Does a Traditional Ketubah Design Exist?

What does a traditional ketubah design look like?

  • If you ask an Egyptian couple from the 3rd century B.C.E., they may say that it should be written on papyrus, with no ornamentation.

  • If you ask a Venetian couple from the 1600’s, they may say that a traditional ketubah should not have any figurative elements, but rather should include birds, vines, and flowers.

  • A Dutch couple from the early 1700’s may tell you that the ketubah should be printed from a copper engraving and contain a commemoration for Rabbi H.Y. Aboab, a famous rabbi from the Amsterdam community.

  • The ketubah of a Roman couple from the late 1700’s would be on parchment, filled with biblical and historical figurative motifs, with its bottom cut into a decorative shape. (Example shown in image: A 1797 Roman ketubah, courtesy of The Education Center of the National Library of Israel)

  • An Afghani ketubah in the 1800’s? It should have illustrations of gateways (always in odd numbers, such as 3 or 5, to ward off evil spirits) filled with blessings for the couple or illustrations of vases of roses.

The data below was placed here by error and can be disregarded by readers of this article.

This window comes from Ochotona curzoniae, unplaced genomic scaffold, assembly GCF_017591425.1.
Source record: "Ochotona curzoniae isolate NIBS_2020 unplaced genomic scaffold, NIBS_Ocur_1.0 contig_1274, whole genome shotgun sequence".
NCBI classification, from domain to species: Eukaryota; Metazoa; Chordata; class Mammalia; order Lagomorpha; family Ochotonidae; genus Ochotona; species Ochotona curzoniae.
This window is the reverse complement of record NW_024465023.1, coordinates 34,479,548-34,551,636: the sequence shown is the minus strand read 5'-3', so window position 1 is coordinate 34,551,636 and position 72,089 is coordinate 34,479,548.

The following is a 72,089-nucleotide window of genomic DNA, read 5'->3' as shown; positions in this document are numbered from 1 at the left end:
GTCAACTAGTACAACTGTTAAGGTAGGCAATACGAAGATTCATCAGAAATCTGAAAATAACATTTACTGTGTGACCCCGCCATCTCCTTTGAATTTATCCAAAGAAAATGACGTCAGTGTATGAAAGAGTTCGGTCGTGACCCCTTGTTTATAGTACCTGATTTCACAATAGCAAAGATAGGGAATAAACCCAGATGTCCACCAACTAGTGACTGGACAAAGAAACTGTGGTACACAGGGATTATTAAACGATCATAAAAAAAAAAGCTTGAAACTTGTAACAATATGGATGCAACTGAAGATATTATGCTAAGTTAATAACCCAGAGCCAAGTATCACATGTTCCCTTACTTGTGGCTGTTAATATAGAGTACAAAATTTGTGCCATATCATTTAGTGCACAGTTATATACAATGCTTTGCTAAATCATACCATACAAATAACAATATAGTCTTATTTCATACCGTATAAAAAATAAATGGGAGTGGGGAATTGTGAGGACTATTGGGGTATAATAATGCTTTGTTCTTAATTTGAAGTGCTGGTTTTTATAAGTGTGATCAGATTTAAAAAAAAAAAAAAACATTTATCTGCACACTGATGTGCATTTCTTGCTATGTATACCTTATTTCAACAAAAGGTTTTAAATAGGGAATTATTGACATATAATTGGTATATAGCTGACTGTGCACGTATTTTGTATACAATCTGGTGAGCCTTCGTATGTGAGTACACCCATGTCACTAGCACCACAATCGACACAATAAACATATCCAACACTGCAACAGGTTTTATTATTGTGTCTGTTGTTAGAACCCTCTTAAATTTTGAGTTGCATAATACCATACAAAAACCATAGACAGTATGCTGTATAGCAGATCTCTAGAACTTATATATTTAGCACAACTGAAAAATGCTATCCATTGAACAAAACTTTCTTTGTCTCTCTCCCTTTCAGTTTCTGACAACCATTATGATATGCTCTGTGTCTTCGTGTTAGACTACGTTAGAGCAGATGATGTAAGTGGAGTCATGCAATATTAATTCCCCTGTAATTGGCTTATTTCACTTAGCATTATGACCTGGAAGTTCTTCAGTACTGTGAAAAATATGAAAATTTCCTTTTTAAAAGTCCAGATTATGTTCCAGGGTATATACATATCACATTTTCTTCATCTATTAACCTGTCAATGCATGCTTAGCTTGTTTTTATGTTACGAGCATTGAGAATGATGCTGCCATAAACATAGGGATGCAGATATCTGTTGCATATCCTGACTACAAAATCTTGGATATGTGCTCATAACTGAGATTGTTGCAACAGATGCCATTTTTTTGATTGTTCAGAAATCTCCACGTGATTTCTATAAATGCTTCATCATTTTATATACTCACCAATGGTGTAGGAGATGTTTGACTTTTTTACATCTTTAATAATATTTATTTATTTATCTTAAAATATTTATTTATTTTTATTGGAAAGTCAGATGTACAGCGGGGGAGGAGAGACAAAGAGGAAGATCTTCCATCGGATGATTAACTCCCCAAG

• Jerusalem in the mid-1800’s? The ketubah wouldn’t be complete without the inclusion of cypress tree illustrations.

  • New York City in 2018? The variety of styles and materials is immense!

A “traditional” ketubah style has never really existed. Throughout history, the style of each couple’s ketubah has been a direct reflection of their culture as well as their own personal style. The modern resurgence of illuminated ketubot - and the wide variety of artistic styles prevalent in contemporary culture – means that your ketubah can resemble the 18th century Roman ketubah designs, or it can be a new style that truly reflects you and your soulmate. The options are limitless. Which one will you choose?


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